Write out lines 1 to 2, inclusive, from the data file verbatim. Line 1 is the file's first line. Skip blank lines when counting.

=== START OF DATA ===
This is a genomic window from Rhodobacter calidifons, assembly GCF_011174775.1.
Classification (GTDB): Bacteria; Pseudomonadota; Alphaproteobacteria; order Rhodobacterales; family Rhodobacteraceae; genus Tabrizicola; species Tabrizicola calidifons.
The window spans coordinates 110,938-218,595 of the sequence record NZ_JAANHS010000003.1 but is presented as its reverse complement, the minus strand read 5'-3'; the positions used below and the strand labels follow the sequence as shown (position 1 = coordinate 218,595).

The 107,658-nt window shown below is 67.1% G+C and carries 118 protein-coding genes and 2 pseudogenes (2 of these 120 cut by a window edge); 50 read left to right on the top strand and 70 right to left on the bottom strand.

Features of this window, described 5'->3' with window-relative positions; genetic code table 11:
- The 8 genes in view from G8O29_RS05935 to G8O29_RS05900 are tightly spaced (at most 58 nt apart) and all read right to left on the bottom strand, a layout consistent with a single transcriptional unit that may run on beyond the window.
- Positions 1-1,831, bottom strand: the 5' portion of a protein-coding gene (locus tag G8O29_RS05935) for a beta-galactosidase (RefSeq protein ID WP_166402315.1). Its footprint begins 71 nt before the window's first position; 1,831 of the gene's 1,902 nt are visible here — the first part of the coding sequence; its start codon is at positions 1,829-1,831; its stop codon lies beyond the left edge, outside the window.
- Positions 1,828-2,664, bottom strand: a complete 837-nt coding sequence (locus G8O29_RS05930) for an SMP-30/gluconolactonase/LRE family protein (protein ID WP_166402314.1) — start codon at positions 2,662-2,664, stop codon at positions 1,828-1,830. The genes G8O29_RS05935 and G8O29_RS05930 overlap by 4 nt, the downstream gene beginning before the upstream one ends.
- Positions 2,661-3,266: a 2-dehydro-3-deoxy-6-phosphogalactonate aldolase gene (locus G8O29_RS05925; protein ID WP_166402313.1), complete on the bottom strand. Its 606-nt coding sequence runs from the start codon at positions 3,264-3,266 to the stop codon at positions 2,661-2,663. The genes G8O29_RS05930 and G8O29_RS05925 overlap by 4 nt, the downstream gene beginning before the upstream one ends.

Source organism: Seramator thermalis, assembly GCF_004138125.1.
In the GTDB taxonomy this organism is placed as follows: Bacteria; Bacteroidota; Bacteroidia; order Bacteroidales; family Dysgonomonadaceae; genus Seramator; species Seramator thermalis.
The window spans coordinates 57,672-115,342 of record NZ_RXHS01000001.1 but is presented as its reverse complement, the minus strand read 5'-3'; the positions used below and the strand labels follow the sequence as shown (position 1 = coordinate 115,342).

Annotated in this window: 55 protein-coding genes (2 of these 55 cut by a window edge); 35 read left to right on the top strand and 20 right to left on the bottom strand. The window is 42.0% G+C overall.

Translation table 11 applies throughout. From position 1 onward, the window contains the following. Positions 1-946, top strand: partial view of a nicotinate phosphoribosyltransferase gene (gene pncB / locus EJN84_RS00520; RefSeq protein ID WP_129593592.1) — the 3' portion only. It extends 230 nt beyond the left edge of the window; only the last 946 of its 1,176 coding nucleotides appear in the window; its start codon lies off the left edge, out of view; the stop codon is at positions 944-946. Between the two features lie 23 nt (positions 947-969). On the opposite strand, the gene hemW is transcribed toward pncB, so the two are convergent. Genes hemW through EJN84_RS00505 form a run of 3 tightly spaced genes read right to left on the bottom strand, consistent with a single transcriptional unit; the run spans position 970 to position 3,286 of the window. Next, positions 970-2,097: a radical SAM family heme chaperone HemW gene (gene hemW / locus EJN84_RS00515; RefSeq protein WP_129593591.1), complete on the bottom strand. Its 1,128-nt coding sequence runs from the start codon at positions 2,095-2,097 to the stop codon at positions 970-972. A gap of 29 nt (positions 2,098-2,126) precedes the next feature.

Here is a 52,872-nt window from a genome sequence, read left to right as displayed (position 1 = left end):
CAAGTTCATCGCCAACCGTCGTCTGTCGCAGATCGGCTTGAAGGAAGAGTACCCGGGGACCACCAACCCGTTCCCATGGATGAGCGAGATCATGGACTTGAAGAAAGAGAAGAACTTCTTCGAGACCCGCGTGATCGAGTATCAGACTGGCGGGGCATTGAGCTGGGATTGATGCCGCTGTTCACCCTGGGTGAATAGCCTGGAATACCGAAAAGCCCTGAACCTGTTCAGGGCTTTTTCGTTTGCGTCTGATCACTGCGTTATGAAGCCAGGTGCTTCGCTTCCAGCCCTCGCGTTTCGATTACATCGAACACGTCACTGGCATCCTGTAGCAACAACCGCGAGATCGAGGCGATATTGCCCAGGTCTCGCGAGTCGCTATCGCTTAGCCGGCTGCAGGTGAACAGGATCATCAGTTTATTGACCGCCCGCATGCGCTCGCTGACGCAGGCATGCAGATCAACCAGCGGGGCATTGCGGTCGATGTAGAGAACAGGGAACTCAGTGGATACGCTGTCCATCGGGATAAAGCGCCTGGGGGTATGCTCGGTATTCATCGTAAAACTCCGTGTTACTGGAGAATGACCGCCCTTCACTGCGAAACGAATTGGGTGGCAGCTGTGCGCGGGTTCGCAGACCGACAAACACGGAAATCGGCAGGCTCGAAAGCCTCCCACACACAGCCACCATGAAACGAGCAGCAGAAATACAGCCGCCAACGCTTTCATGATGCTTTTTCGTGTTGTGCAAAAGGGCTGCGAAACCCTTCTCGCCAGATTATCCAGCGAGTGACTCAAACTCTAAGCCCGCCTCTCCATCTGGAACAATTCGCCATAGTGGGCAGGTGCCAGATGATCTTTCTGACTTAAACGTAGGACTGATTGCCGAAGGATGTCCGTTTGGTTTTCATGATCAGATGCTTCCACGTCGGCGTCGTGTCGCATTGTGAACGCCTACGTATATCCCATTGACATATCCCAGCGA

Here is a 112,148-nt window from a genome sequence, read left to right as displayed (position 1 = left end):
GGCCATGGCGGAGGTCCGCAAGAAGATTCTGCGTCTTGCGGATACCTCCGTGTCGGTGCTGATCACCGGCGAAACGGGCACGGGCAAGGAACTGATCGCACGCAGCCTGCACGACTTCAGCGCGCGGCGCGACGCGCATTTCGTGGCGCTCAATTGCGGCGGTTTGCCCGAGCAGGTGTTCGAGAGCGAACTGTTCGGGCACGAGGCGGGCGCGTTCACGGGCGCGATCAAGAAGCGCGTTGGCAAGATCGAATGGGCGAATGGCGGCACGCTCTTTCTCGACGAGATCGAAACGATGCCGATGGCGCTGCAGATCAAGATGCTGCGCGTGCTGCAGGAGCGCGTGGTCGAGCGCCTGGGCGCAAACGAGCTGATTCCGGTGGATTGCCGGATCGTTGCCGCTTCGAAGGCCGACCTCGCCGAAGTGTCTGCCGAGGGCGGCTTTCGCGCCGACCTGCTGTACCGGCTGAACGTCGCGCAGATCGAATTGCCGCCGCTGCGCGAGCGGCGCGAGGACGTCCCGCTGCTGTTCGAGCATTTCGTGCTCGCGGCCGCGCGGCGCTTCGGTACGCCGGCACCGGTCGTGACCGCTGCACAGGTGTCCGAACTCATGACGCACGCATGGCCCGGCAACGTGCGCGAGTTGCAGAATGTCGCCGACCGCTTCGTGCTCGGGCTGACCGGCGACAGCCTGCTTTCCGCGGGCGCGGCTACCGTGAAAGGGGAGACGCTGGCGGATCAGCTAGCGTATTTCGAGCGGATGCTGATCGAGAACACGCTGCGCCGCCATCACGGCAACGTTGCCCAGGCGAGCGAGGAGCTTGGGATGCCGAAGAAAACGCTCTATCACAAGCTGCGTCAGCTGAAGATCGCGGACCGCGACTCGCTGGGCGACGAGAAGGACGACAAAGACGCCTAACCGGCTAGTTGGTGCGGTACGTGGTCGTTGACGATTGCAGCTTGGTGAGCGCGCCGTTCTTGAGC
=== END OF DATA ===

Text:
This is a genomic window from Rhodobacter calidifons, assembly GCF_011174775.1.
Classification (GTDB): Bacteria; Pseudomonadota; Alphaproteobacteria; order Rhodobacterales; family Rhodobacteraceae; genus Tabrizicola; species Tabrizicola calidifons.